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Ancient 'Loch Ness monster' from Antarctica breaks record for body size

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Christian Fernsby |
'Loch Ness monster' from Antarctica
World   'Loch Ness monster' from Antarctica

Paleontologists have discovered the remains of an ancient Loch Ness Monster look-alike in freezing Antarctica.

And just like the legendary Nessie, it wasn't the runt of the litter.

The prehistoric plesiosaur a four-flippered marine reptile that lived during the dinosaur age measured a colossal 36 feet (11 meters) long from snout to tail, about as long as a modern telephone poll.

This newfound "sea monster" is now the largest known elasmosaurid (a type of plesiosaur with a long neck) on record.

"Not only is it quite long, it's also quite stocky" and weighed nearly 15 tons (13.4 metric tons) when it was alive, making it the heaviest known elasmosaurid, said study lead researcher José O'Gorman, a vertebrate paleontologist at the La Plata Museum and the National University of La Plata in Argentina.

Researchers discovered the fossils of the enormous plesiosaur on Antarctia's Seymour Island (known as "Marambio" in Argentina) in 1989.

But the beast was so large and the rock was so hard that it took three return trips in 2005, 2012 and 2017 to fully extricate the specimen.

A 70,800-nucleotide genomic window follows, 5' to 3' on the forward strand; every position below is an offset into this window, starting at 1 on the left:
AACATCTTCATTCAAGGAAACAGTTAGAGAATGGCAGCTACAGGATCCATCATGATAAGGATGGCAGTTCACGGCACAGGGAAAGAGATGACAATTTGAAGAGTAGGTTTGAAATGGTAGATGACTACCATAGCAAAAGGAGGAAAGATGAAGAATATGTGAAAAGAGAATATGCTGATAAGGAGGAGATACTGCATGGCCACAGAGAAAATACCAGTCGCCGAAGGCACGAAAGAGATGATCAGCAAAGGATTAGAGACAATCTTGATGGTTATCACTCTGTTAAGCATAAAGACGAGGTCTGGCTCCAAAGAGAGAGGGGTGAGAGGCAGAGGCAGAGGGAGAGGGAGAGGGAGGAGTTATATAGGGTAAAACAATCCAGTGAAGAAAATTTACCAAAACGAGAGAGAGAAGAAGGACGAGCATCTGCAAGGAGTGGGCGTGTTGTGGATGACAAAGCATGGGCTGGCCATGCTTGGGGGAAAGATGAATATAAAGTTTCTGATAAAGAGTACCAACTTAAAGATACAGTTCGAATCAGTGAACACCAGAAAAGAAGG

During that time, the scientists collected 1,760 lbs. (800 kilograms) of fossilized bones embedded in rock.

On the island, the fossils lay hidden in the López de Bertodano Formation, just 7.5 feet (2.3 meters) below the K/Pg boundary, the geologic line showing the Cretaceous–Paleogene extinction. This notorious extinction led to the demise of the nonavian dinosaurs and plesiosaurs, when a 6-mile-long (10 kilometers) asteroid collided with Earth about 66 million years ago.

Given the fossils' proximity to the K/Pg boundary, this ancient sea monster likely lived 30,000 years before that mass extinction, O'Gorman told Live Science.

This particular plesiosaur likely falls within the genus Aristonectes, but the scientists aren't sure if it's a new species, said O'Gorman, who is also part of National Scientific and Technical Research Council of Argentina (CONICET). That's because the newfound fossils don't overlap enough with those of other specimens, making comparisons difficult, he said.

In other words, the nickname Nessie might be most appropriate, given the creature's striking resemblance.

That said, Aristonectes' remains do shed light on its life. Parts of its vertebrae were fused together, indicating that the creature was a fully grown adult, the researchers found. And although this Aristonectes was a huge beast, its neck wasn't as elongated as those of other elasmosaurids, because it literally had fewer neck vertebrae. That's why researchers call it "stocky," O'Gorman noted.


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